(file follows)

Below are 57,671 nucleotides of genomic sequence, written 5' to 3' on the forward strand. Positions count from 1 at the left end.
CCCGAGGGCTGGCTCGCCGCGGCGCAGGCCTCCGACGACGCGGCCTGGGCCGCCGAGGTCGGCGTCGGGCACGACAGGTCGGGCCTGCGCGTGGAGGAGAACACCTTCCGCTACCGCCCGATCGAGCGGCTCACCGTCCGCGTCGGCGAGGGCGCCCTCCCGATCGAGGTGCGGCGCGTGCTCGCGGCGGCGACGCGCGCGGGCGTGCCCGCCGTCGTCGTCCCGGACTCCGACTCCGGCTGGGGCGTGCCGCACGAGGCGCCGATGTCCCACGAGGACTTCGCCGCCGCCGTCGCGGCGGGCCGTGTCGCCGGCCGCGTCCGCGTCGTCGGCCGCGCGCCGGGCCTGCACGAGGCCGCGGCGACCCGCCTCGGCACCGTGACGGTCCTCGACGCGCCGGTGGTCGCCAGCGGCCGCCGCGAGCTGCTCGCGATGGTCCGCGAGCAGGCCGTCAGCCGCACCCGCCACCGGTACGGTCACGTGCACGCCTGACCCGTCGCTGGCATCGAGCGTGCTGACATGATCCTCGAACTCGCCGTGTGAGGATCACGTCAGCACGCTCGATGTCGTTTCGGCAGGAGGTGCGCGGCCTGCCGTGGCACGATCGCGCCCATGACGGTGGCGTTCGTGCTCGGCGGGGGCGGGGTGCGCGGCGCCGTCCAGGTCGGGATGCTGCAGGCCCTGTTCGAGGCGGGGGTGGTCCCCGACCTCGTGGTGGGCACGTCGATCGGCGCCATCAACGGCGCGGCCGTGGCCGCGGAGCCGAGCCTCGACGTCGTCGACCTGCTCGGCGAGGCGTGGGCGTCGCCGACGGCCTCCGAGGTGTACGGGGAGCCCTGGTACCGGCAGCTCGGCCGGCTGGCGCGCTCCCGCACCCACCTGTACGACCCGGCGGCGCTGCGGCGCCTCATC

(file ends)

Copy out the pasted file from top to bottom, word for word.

Below are 57,671 nucleotides of genomic sequence, written 5' to 3' on the forward strand. Positions count from 1 at the left end.
CCCGAGGGCTGGCTCGCCGCGGCGCAGGCCTCCGACGACGCGGCCTGGGCCGCCGAGGTCGGCGTCGGGCACGACAGGTCGGGCCTGCGCGTGGAGGAGAACACCTTCCGCTACCGCCCGATCGAGCGGCTCACCGTCCGCGTCGGCGAGGGCGCCCTCCCGATCGAGGTGCGGCGCGTGCTCGCGGCGGCGACGCGCGCGGGCGTGCCCGCCGTCGTCGTCCCGGACTCCGACTCCGGCTGGGGCGTGCCGCACGAGGCGCCGATGTCCCACGAGGACTTCGCCGCCGCCGTCGCGGCGGGCCGTGTCGCCGGCCGCGTCCGCGTCGTCGGCCGCGCGCCGGGCCTGCACGAGGCCGCGGCGACCCGCCTCGGCACCGTGACGGTCCTCGACGCGCCGGTGGTCGCCAGCGGCCGCCGCGAGCTGCTCGCGATGGTCCGCGAGCAGGCCGTCAGCCGCACCCGCCACCGGTACGGTCACGTGCACGCCTGACCCGTCGCTGGCATCGAGCGTGCTGACATGATCCTCGAACTCGCCGTGTGAGGATCACGTCAGCACGCTCGATGTCGTTTCGGCAGGAGGTGCGCGGCCTGCCGTGGCACGATCGCGCCCATGACGGTGGCGTTCGTGCTCGGCGGGGGCGGGGTGCGCGGCGCCGTCCAGGTCGGGATGCTGCAGGCCCTGTTCGAGGCGGGGGTGGTCCCCGACCTCGTGGTGGGCACGTCGATCGGCGCCATCAACGGCGCGGCCGTGGCCGCGGAGCCGAGCCTCGACGTCGTCGACCTGCTCGGCGAGGCGTGGGCGTCGCCGACGGCCTCCGAGGTGTACGGGGAGCCCTGGTACCGGCAGCTCGGCCGGCTGGCGCGCTCCCGCACCCACCTGTACGACCCGGCGGCGCTGCGGCGCCTCATC